I was not allowed to read Judy Blume as a kid, so of course I read any one of them I could find and hide from my mom. This is a fun one, one of the quintessential girl-growing-up books, and yet I had a bit of a hard time with it. You see, unlike just about every other girl (according to a number of books I read in the 1980's with young girl protagonists), I wasn't waiting with bated breath to get my period. Nope. Not interested. So books that revolved around finding out what that was like, or we ...more
Margareth kebingungan. Guru baru di sekolahnya memberi tugas untuk menuliskan rencana apa yang akan ia lakukan di hari raya nanti. Margareth bingung, karena sejak kecil ia tidak pernah merasakan perayaan hari besar agama di rumah. Ayahnya Yahudi, sementara ibunya penganut Kristen. Margareth tidak tahu agama apa yang ia anut...

Cerita dalam buku ini telah mengajarkanku bagaimana memaknai agama yang ada di dunia, dan bagaimana aku menghargai para penganutnya. Kurang lebih, aku punya pengalaman yang
I bought this book when I was in my elementary school. I remembered asking my dad to give me the money to buy this, after I saw the review in Bobo.
I loooove the story back then, and I guess I still do –but I couldn’t find the book at Gramedia these days, since I lost mine to a friend-
The story is about nine (or ten? Or twelve?) years old Margareth, who had three best friends and a big brother who has a cute friend.
The story is about Margareth’s days and all her wishes as an ackward young girl, w
Beth Sniffs Books

"Are you there God? It's me, Margaret. We're moving today. I'm so scared God. I've never lived anywhere but here. Suppose I hate my new school? Suppose everybody there hates me? Please help me God. Don't let New Jersey be too horrible. Thank you.

We moved on the Tuesday before Labor Day. I knew what the weather was like the second I got up. I knew because I caught my mother sniffing under her arms. She always does that when it's hot and humid, to make sure her deodorant's working. I don't use d
Aug 19, 2014 Sarah rated it 3 of 5 stars
Recommends it for: Pre-teens and teens alike
Recommended to Sarah by: Lisa Mcmann
Shelves: coming-of-age, ya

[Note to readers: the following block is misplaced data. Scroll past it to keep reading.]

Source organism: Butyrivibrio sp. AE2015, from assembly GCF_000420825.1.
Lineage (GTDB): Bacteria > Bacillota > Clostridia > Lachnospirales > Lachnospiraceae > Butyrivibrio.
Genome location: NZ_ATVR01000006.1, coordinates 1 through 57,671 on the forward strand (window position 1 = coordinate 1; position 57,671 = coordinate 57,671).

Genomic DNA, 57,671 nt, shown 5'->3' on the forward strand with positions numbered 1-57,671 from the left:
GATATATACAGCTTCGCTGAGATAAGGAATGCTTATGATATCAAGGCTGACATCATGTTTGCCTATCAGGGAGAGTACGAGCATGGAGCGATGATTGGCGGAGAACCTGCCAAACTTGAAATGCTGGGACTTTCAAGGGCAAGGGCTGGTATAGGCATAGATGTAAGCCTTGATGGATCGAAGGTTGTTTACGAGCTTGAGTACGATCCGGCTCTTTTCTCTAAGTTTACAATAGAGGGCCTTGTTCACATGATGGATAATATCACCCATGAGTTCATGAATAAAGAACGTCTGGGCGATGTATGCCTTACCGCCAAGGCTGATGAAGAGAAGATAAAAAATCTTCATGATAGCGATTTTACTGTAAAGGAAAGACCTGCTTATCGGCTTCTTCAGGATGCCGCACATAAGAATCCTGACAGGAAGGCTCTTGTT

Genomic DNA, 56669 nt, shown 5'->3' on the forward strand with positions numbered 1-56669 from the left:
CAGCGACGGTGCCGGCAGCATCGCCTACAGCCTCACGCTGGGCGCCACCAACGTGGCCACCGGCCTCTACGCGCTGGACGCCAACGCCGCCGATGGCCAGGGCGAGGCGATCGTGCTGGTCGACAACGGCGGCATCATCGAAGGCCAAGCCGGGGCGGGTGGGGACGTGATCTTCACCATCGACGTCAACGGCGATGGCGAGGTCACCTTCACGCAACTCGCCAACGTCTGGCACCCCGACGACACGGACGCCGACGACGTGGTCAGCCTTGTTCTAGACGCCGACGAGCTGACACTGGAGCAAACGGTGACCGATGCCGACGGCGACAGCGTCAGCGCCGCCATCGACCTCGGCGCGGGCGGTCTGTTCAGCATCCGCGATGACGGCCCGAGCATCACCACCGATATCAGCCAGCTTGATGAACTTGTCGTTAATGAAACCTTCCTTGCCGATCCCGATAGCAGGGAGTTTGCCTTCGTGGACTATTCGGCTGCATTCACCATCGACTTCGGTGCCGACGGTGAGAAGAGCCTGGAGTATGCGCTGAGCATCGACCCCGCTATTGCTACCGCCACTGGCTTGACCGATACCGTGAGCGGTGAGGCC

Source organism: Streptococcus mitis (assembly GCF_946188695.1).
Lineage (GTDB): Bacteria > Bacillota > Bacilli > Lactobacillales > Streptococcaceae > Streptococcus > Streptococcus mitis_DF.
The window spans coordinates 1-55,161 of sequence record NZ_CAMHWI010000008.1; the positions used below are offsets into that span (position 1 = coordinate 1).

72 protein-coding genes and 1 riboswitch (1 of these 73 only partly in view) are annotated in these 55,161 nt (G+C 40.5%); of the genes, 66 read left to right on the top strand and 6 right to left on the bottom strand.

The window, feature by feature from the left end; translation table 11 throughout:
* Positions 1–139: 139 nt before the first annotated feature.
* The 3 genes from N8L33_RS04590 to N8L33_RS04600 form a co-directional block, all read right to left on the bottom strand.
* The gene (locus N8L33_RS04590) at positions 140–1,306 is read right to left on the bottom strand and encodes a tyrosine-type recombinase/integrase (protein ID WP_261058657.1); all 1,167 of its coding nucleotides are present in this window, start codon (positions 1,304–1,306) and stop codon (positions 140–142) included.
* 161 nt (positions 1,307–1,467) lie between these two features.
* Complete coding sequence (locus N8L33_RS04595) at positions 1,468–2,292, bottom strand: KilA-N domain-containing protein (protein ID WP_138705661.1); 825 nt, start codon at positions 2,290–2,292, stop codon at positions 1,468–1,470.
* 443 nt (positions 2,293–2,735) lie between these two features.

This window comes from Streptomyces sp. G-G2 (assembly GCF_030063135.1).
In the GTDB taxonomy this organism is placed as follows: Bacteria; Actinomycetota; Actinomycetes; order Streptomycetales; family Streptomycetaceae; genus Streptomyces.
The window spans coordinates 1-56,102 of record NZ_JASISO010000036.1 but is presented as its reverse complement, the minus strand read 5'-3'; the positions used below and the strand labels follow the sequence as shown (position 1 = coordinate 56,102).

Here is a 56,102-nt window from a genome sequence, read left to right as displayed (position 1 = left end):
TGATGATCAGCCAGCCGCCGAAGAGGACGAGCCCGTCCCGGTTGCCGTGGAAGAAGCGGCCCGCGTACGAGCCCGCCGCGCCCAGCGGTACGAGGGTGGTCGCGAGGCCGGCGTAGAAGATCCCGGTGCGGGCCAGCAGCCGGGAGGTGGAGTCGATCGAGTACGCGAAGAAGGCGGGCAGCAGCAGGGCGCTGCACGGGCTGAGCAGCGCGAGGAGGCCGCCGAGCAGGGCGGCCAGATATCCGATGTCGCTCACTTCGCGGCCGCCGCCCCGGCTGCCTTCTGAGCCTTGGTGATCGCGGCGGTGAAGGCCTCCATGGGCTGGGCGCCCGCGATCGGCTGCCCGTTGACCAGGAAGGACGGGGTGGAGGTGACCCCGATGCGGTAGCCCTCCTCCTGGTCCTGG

Excerpt: “…If I should ever have children I will tell them what religion they are so they can start learning about it at an early age. Twelve is very late to learn.”

This was a fast-read. Composed only of 149 pages and narrated by a girl of 12 years old, if you think reading this book is balderdash, then you're wrong

This book was no nonsense. It talked about big topics like growing up, hitting puberty, peer-pressure and picking out a religion. How is that possible with a short book? I’d leave tha
so i re-read this a couple of years ago, and i still loved it just as much. but they revised little bits in the text to update it! so weird. all that stuff about her getting her period? all the references to the BELT etc. are now gone. i remember that confusing me even back in the day (aka the 80s), but it's still odd to me to edit stuff like that. but they also slapped a new hideous live action preteen girl cover treatment on it too, so why stop there?!
John Egbert
I like how many issues in this novel are addressed, but I don't like how many characters are two or even one dimensional. Also, the typical stuffy Christian is sort of annoying. Why don't her Christian grandparents love her as much as her Jewish ones do? It's real sad. From what I've read, I should be afraid of Christians. They're all portrayed as stuffy and judgmental. Although I've met a few that are, come ON. Break the mold a little people!
Oct 05, 2008 Jodie rated it 4 of 5 stars  ·  review of another edition
Recommends it for: young adults, teenagers
Shelves: young-adult
I remember LOVING this book when I first read it as a younger teen. I want to read it again, since the only part of it I can truly remember is "I must, I must, I must increase my bust!" haha... - I remember thinking why would any girl want to increase the size of her bust? I hated my boobs, they were bigger than all my friends & I was a tomboy! oh, the agony!

I definitely need to get this from the library & read it again.
I was disappointed after reading this book. I thought it would be more of a deep thinker; it is a story about a teenage girl, Margaret, who moves to a new school and finds a group of friends who are obsessed with growing up. I felt like it blew out of proportion the natural growth that young women go through. I certainly don't remember looking forward for my menstural cycle to start. That seemed to be whole point of the is book. However, Judy Blume is talented in making the reader remember the d ...more
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About the Book Itself 4 13 Jun 12, 2015 10:01PM  
age group 72 311 Jun 11, 2015 02:48PM  
what the heck! 17 196 Jun 11, 2015 02:45PM  
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Judy Blume spent her childhood in Elizabeth, New Jersey, making up stories inside her head. She has spent her adult years in many places doing the same thing, only now she writes her stories down on paper. Adults as well as children will recognize such Blume titles as: Are You There God? It's Me, Margaret; Blubber; Just as Long as We're Together; and the five book series about the irrepressible Fu ...more
More about Judy Blume...
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“We must, we must, we must increase our bust.” 57 likes
“Are you there God? It's me, Margaret.” 33 likes